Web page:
One of the things I’ve been struggling with lately is the premise that the addition of the virtual onto individual consciousness somehow alters that consciousness such that it cannot integrate the virtual into its horizon. Let me try putting it another way: when we interact with screens, we are simply experiencing reality within some context of mediation. However, when we add the element of the virtual (read: virtual world), the real, as a state capable of assimilating mediation into its fold, becomes something that collapses to the point of having to ‘augment’ itself into something different, or mix (sit alongside) something discreet. Why isn’t a singular reality capable of dealing with “reality representations” (in the form of virtual worlds) without having to compromise its integrity or ability to deal with mediation? I think it is. This might sound mundane, but perhaps we should shy away from using terms like reality to define information-enhanced spaces and/or virtual environments. Digital media, like all media, comprise the perceptual material through which we assemble our individual understandings of reality. They don’t sit along side it, or augment it, in ways different from “traditional” screen media. So, whether a narrative is displayed in an urban square, or an urban square is recreated in a virtual narrative space, we continue to assimilate these representational modes in a reasonably cohesive environmental knowledge. In other words, I understand my neighborhood and my city in a particular way – whether it is influenced by virtual immersion, cinematic representation or information, or simply conversations with neighbors and strangers, it is manifested, in practical terms, into a single understanding, or lifeworld.…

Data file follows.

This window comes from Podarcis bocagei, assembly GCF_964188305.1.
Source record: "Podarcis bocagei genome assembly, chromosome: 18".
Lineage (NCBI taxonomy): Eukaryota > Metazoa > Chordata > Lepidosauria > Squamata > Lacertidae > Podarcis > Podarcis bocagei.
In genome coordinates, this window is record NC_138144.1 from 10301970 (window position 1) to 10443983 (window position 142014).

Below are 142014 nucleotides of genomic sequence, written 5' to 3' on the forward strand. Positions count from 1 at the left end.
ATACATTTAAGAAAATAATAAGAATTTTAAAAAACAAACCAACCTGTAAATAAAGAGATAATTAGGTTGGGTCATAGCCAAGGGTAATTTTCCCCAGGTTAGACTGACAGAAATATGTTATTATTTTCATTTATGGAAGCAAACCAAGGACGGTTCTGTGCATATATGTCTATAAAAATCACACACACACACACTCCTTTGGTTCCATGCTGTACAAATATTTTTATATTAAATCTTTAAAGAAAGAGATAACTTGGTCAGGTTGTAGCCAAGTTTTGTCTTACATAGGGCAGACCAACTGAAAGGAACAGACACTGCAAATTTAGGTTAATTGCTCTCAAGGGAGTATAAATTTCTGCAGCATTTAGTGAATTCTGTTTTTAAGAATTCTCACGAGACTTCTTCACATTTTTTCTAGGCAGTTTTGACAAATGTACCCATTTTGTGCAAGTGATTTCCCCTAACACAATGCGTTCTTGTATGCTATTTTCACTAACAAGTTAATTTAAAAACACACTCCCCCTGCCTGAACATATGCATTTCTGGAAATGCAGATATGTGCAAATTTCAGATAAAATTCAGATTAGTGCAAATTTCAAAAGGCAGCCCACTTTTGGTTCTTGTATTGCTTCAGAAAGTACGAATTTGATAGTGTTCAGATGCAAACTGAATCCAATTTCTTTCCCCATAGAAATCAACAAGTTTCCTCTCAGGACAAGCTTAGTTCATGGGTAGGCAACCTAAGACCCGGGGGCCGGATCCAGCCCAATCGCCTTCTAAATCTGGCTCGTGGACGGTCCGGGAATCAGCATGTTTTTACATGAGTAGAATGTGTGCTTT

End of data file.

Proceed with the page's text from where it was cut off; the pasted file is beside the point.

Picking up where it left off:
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User-Illusion